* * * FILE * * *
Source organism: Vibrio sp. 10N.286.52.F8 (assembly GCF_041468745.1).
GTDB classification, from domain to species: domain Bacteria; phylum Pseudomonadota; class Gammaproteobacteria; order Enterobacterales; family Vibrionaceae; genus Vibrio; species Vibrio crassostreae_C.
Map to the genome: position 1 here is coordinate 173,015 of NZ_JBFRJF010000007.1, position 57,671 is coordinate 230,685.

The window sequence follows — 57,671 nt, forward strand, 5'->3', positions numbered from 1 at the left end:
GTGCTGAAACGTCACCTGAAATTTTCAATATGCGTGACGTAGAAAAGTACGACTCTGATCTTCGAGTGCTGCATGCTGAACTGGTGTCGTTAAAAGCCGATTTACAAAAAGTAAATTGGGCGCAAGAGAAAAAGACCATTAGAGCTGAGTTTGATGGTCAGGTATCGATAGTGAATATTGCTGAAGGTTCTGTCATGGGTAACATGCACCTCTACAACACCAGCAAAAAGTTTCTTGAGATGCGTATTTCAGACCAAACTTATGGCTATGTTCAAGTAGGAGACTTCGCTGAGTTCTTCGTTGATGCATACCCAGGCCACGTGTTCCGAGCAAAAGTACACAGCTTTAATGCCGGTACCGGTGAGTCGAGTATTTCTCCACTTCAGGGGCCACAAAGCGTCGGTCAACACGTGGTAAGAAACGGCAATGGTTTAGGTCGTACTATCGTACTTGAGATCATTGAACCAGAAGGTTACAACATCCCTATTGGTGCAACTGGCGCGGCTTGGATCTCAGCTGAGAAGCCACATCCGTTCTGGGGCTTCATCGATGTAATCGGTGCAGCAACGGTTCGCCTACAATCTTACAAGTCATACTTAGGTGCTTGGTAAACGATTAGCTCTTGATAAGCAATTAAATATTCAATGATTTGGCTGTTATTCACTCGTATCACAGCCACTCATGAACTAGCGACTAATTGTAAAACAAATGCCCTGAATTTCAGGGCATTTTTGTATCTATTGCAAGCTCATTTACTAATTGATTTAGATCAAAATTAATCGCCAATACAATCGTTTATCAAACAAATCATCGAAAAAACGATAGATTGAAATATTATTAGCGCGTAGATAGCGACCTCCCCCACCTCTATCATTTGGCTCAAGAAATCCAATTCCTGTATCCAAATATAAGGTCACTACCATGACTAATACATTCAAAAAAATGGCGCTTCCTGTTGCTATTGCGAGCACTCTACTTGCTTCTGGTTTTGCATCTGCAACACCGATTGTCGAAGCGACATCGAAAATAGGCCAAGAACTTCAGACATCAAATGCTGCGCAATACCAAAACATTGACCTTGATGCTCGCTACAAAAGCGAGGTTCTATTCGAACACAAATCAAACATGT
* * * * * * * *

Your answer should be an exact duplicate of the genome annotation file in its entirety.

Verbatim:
Source organism: Vibrio sp. 10N.286.52.F8 (assembly GCF_041468745.1).
GTDB classification, from domain to species: domain Bacteria; phylum Pseudomonadota; class Gammaproteobacteria; order Enterobacterales; family Vibrionaceae; genus Vibrio; species Vibrio crassostreae_C.
Map to the genome: position 1 here is coordinate 173,015 of NZ_JBFRJF010000007.1, position 57,671 is coordinate 230,685.

The window sequence follows — 57,671 nt, forward strand, 5'->3', positions numbered from 1 at the left end:
GTGCTGAAACGTCACCTGAAATTTTCAATATGCGTGACGTAGAAAAGTACGACTCTGATCTTCGAGTGCTGCATGCTGAACTGGTGTCGTTAAAAGCCGATTTACAAAAAGTAAATTGGGCGCAAGAGAAAAAGACCATTAGAGCTGAGTTTGATGGTCAGGTATCGATAGTGAATATTGCTGAAGGTTCTGTCATGGGTAACATGCACCTCTACAACACCAGCAAAAAGTTTCTTGAGATGCGTATTTCAGACCAAACTTATGGCTATGTTCAAGTAGGAGACTTCGCTGAGTTCTTCGTTGATGCATACCCAGGCCACGTGTTCCGAGCAAAAGTACACAGCTTTAATGCCGGTACCGGTGAGTCGAGTATTTCTCCACTTCAGGGGCCACAAAGCGTCGGTCAACACGTGGTAAGAAACGGCAATGGTTTAGGTCGTACTATCGTACTTGAGATCATTGAACCAGAAGGTTACAACATCCCTATTGGTGCAACTGGCGCGGCTTGGATCTCAGCTGAGAAGCCACATCCGTTCTGGGGCTTCATCGATGTAATCGGTGCAGCAACGGTTCGCCTACAATCTTACAAGTCATACTTAGGTGCTTGGTAAACGATTAGCTCTTGATAAGCAATTAAATATTCAATGATTTGGCTGTTATTCACTCGTATCACAGCCACTCATGAACTAGCGACTAATTGTAAAACAAATGCCCTGAATTTCAGGGCATTTTTGTATCTATTGCAAGCTCATTTACTAATTGATTTAGATCAAAATTAATCGCCAATACAATCGTTTATCAAACAAATCATCGAAAAAACGATAGATTGAAATATTATTAGCGCGTAGATAGCGACCTCCCCCACCTCTATCATTTGGCTCAAGAAATCCAATTCCTGTATCCAAATATAAGGTCACTACCATGACTAATACATTCAAAAAAATGGCGCTTCCTGTTGCTATTGCGAGCACTCTACTTGCTTCTGGTTTTGCATCTGCAACACCGATTGTCGAAGCGACATCGAAAATAGGCCAAGAACTTCAGACATCAAATGCTGCGCAATACCAAAACATTGACCTTGATGCTCGCTACAAAAGCGAGGTTCTATTCGAACACAAATCAAACATGT